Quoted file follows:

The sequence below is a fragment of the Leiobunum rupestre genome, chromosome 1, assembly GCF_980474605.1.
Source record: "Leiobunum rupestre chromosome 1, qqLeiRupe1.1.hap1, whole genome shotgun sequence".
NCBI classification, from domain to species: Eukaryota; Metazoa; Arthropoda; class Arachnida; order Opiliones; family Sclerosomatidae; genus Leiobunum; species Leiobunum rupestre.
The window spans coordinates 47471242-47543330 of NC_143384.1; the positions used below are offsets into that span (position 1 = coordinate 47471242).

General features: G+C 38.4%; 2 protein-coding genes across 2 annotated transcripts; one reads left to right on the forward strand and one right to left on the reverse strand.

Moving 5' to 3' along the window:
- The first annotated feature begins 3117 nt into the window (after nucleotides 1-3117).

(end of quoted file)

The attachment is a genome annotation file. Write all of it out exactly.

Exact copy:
The sequence below is a fragment of the Leiobunum rupestre genome, chromosome 1, assembly GCF_980474605.1.
Source record: "Leiobunum rupestre chromosome 1, qqLeiRupe1.1.hap1, whole genome shotgun sequence".
NCBI classification, from domain to species: Eukaryota; Metazoa; Arthropoda; class Arachnida; order Opiliones; family Sclerosomatidae; genus Leiobunum; species Leiobunum rupestre.
The window spans coordinates 47471242-47543330 of NC_143384.1; the positions used below are offsets into that span (position 1 = coordinate 47471242).

General features: G+C 38.4%; 2 protein-coding genes across 2 annotated transcripts; one reads left to right on the forward strand and one right to left on the reverse strand.

Moving 5' to 3' along the window:
- The first annotated feature begins 3117 nt into the window (after nucleotides 1-3117).